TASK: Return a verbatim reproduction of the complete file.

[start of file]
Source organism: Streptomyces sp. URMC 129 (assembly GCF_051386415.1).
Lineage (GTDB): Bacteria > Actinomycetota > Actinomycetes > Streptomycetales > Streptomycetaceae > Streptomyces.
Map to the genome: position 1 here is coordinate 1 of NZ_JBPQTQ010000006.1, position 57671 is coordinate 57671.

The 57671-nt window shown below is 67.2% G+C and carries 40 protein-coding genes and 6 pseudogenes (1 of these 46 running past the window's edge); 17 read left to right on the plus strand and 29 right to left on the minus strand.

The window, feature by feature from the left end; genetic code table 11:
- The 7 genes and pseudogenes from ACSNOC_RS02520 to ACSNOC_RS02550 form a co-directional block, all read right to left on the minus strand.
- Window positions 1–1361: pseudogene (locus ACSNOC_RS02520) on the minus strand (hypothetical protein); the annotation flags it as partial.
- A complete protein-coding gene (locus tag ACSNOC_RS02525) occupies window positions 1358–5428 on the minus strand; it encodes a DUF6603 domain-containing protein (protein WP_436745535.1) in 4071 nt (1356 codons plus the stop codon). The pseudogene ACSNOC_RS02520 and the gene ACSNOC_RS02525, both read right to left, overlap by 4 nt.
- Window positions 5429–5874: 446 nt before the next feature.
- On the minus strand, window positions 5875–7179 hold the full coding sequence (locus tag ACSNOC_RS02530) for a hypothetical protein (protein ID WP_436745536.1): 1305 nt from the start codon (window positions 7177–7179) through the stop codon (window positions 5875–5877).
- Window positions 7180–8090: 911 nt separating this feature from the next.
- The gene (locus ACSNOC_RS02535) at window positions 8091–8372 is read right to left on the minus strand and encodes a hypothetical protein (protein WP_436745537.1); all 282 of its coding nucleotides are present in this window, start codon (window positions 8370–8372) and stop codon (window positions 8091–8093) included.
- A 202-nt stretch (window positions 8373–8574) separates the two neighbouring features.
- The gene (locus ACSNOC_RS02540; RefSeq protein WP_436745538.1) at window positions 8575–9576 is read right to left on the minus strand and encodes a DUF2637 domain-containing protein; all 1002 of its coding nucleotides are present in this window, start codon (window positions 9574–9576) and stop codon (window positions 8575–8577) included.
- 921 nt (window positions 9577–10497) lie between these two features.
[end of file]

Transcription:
Source organism: Streptomyces sp. URMC 129 (assembly GCF_051386415.1).
Lineage (GTDB): Bacteria > Actinomycetota > Actinomycetes > Streptomycetales > Streptomycetaceae > Streptomyces.
Map to the genome: position 1 here is coordinate 1 of NZ_JBPQTQ010000006.1, position 57671 is coordinate 57671.

The 57671-nt window shown below is 67.2% G+C and carries 40 protein-coding genes and 6 pseudogenes (1 of these 46 running past the window's edge); 17 read left to right on the plus strand and 29 right to left on the minus strand.

The window, feature by feature from the left end; genetic code table 11:
- The 7 genes and pseudogenes from ACSNOC_RS02520 to ACSNOC_RS02550 form a co-directional block, all read right to left on the minus strand.
- Window positions 1–1361: pseudogene (locus ACSNOC_RS02520) on the minus strand (hypothetical protein); the annotation flags it as partial.
- A complete protein-coding gene (locus tag ACSNOC_RS02525) occupies window positions 1358–5428 on the minus strand; it encodes a DUF6603 domain-containing protein (protein WP_436745535.1) in 4071 nt (1356 codons plus the stop codon). The pseudogene ACSNOC_RS02520 and the gene ACSNOC_RS02525, both read right to left, overlap by 4 nt.
- Window positions 5429–5874: 446 nt before the next feature.
- On the minus strand, window positions 5875–7179 hold the full coding sequence (locus tag ACSNOC_RS02530) for a hypothetical protein (protein ID WP_436745536.1): 1305 nt from the start codon (window positions 7177–7179) through the stop codon (window positions 5875–5877).
- Window positions 7180–8090: 911 nt separating this feature from the next.
- The gene (locus ACSNOC_RS02535) at window positions 8091–8372 is read right to left on the minus strand and encodes a hypothetical protein (protein WP_436745537.1); all 282 of its coding nucleotides are present in this window, start codon (window positions 8370–8372) and stop codon (window positions 8091–8093) included.
- A 202-nt stretch (window positions 8373–8574) separates the two neighbouring features.
- The gene (locus ACSNOC_RS02540; RefSeq protein WP_436745538.1) at window positions 8575–9576 is read right to left on the minus strand and encodes a DUF2637 domain-containing protein; all 1002 of its coding nucleotides are present in this window, start codon (window positions 9574–9576) and stop codon (window positions 8575–8577) included.
- 921 nt (window positions 9577–10497) lie between these two features.